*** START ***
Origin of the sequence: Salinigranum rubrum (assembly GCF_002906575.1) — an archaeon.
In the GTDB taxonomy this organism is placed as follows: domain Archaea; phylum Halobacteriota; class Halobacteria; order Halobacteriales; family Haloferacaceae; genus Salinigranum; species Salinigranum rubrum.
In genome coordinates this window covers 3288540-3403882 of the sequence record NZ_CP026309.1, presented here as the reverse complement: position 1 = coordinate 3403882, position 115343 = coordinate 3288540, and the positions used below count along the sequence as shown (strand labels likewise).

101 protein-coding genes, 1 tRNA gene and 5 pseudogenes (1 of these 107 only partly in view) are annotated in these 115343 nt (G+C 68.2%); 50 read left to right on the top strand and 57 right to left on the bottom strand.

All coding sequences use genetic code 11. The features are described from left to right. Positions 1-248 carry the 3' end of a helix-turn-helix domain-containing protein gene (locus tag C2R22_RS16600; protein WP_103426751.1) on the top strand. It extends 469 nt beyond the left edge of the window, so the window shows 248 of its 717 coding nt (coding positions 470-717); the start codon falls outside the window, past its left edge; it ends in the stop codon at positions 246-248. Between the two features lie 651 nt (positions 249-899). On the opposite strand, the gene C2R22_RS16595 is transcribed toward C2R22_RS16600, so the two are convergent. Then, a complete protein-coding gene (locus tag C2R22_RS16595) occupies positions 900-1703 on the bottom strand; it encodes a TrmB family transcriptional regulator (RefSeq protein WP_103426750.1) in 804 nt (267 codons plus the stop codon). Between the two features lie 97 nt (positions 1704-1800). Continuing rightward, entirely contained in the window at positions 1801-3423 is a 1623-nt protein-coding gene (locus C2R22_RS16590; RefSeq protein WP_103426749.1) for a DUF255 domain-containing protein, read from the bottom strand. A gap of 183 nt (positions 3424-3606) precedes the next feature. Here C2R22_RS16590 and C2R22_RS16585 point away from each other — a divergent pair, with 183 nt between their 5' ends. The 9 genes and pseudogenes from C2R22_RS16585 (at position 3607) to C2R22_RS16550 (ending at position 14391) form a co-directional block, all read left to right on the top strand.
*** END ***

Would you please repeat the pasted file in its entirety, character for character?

Origin of the sequence: Salinigranum rubrum (assembly GCF_002906575.1) — an archaeon.
In the GTDB taxonomy this organism is placed as follows: domain Archaea; phylum Halobacteriota; class Halobacteria; order Halobacteriales; family Haloferacaceae; genus Salinigranum; species Salinigranum rubrum.
In genome coordinates this window covers 3288540-3403882 of the sequence record NZ_CP026309.1, presented here as the reverse complement: position 1 = coordinate 3403882, position 115343 = coordinate 3288540, and the positions used below count along the sequence as shown (strand labels likewise).

101 protein-coding genes, 1 tRNA gene and 5 pseudogenes (1 of these 107 only partly in view) are annotated in these 115343 nt (G+C 68.2%); 50 read left to right on the top strand and 57 right to left on the bottom strand.

All coding sequences use genetic code 11. The features are described from left to right. Positions 1-248 carry the 3' end of a helix-turn-helix domain-containing protein gene (locus tag C2R22_RS16600; protein WP_103426751.1) on the top strand. It extends 469 nt beyond the left edge of the window, so the window shows 248 of its 717 coding nt (coding positions 470-717); the start codon falls outside the window, past its left edge; it ends in the stop codon at positions 246-248. Between the two features lie 651 nt (positions 249-899). On the opposite strand, the gene C2R22_RS16595 is transcribed toward C2R22_RS16600, so the two are convergent. Then, a complete protein-coding gene (locus tag C2R22_RS16595) occupies positions 900-1703 on the bottom strand; it encodes a TrmB family transcriptional regulator (RefSeq protein WP_103426750.1) in 804 nt (267 codons plus the stop codon). Between the two features lie 97 nt (positions 1704-1800). Continuing rightward, entirely contained in the window at positions 1801-3423 is a 1623-nt protein-coding gene (locus C2R22_RS16590; RefSeq protein WP_103426749.1) for a DUF255 domain-containing protein, read from the bottom strand. A gap of 183 nt (positions 3424-3606) precedes the next feature. Here C2R22_RS16590 and C2R22_RS16585 point away from each other — a divergent pair, with 183 nt between their 5' ends. The 9 genes and pseudogenes from C2R22_RS16585 (at position 3607) to C2R22_RS16550 (ending at position 14391) form a co-directional block, all read left to right on the top strand.